by: Mahlet and Yodit Tsegaye
Work Habits ...
His study in the house was a shrine. Very few people were allowed in. He had papers everywhere and woe-be-tide the unknowing serateNa who took it upon herself to clean up and make piles during dusting. Another thing about Dad and his work is that he reads, hums and sometimes sings his material out loud while he is composing. This, as you can imagine takes getting used to. The poor newly minted serateNa would fly in timidly saying "abet, abet" every time she heard his voice, only to see the master of the house flailing his hands in the air and speaking in tongues. If he noticed her, meaning if he was interrupted, he would say "Man Terash? Bey bunayen amuQiliN." Till this day, Dad is an avid "drinker" of hot beverages that get heated and re-heated over ten times before finally being spilt out.
Sometimes he would go off for a few days to write. His favorite retreats were Ambo, where he grew up and wrote his first play at the age of thirteen, and Nazret or Adama. My favorite vacation memories are of the times we accompanied him for a few days because we were off from school. Most of the time he was so absorbed in his writing, we pretty much run as wild as the staff of the Ras Hotel let us. When in Ambo we got to know our fatherís extended family and hung out with the many cousins we didnít get to see often. I now suspect that the reason for our accompanying him to Ambo was not limited to providing us with a Ďspaí experience at the famous hot water springs as our SELEDA editors would have you believe. [Editors respond: Ere iNa mn bEt nen ... but, er ... they have Brazilian mud baths?] I now know those are the experiences that connect me to his childhood. I now know the places his refers to when he relates stories to us. I now know that as much as he invested in providing us with private school education, he was also keeping us grounded, in touch with his experience and the reality of Ethiopia and Ethiopians including our cousins. This is why "Yidres Lewendime LemalawQew" is one of my favorites of his poems.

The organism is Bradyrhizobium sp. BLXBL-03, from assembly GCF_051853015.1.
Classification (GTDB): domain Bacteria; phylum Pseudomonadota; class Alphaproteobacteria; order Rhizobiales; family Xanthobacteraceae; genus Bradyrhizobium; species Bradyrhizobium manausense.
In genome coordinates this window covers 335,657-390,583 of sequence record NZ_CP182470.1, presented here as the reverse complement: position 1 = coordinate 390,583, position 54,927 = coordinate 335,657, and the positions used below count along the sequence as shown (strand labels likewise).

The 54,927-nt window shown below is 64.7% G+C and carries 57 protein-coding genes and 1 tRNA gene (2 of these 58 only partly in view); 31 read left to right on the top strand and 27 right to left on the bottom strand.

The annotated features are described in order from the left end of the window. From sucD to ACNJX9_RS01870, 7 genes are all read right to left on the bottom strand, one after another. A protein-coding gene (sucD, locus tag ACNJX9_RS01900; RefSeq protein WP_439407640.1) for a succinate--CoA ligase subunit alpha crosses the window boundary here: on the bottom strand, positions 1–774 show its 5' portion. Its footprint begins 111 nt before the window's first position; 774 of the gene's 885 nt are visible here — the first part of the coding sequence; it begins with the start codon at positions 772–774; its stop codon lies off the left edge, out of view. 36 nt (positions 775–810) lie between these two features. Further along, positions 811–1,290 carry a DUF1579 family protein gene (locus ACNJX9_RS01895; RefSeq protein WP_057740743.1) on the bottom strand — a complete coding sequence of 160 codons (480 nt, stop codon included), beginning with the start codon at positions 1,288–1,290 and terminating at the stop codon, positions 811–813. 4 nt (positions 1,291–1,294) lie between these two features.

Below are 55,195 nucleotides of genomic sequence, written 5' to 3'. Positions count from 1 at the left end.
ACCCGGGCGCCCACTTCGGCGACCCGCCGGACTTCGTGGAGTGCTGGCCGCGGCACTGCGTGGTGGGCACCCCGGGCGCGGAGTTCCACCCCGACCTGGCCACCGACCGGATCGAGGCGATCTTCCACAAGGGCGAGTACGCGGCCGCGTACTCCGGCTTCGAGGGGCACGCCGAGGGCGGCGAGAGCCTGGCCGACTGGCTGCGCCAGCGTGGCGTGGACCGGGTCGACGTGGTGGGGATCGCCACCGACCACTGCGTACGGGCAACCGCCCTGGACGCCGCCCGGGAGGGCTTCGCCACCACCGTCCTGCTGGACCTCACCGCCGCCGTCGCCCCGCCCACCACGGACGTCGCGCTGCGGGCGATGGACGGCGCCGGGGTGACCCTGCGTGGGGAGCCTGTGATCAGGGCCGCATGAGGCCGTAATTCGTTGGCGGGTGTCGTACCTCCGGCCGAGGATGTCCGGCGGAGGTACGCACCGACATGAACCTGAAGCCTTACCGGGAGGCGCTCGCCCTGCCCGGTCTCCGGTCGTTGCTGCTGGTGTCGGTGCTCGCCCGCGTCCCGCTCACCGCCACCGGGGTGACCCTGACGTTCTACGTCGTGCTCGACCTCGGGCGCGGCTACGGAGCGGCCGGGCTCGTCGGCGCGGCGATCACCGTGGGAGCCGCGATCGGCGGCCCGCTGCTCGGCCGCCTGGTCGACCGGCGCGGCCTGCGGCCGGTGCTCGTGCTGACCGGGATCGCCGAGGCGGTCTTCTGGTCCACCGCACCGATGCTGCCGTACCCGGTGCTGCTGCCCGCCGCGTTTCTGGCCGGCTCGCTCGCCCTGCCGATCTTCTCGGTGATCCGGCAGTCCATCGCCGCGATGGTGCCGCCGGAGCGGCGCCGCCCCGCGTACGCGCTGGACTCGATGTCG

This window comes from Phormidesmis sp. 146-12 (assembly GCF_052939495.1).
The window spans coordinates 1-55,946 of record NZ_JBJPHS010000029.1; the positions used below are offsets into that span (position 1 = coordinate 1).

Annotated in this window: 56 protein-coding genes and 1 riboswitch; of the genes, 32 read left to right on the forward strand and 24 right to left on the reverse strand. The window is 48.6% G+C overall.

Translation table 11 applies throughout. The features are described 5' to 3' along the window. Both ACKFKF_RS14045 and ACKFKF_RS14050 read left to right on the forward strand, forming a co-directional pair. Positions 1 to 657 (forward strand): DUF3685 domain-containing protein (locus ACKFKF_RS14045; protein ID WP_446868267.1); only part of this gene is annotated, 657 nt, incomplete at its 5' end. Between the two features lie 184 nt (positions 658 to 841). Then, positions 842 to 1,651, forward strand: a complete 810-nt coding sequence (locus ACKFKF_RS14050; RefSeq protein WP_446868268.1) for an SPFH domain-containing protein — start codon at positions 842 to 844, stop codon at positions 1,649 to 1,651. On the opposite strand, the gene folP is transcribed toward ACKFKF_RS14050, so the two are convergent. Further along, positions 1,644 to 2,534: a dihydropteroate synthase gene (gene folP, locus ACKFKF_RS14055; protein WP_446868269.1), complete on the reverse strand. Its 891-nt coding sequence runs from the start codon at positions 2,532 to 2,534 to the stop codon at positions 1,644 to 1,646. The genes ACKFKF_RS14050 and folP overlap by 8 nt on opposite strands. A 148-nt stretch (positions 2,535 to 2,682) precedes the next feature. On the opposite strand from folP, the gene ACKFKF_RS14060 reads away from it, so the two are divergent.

Life Stories ...
He certainly has the makings of the absent-minded professor. Driving us to school, for example, if we ran into one of his buddies on the road, he would, like a teenager, start racing to see who would get to a traffic light first. We would, of course, be eager participants in this race, egging our father on. Unfortunately, on a few occasions we would get to Arat Kilo in the lead and then Dad, who had by then zoned out, would go around the circle once, then twice and then a third time forgetting where he was headed and how to get there. Needless to say, we lost the race in some occasions.
His writing takes place everywhere and anytime. I laugh at it now, but I also remember my embarrassment as a young girl when on many occasions, our father would pick us up from school and drive us home only to transform into the eccentric artist before we made it home.
We would be stopped at a red light and he would reach for any piece of paper at hand to jot down his inspiration of the moment, to put on paper the words that at times seem to tumble out of him, unstoppable. He reaches for the nearest thing to write on; receipts, the back of business cards, even the margins of whatever magazine or newspaper he happens to be reading. The light would turn green but we would remain immobile because he was lost in his work. The impatient drivers behind us would honk relentlessly trying to get him to move before the light turned red again, oblivious to the fact that an artist was at work. As a kid, it was embarrassing to be at the receiving end of the gilmiCHas and occasional sidibs that were flung towards our car. A few times, people would recognize him and just stare or smile knowingly as they whizzed past us.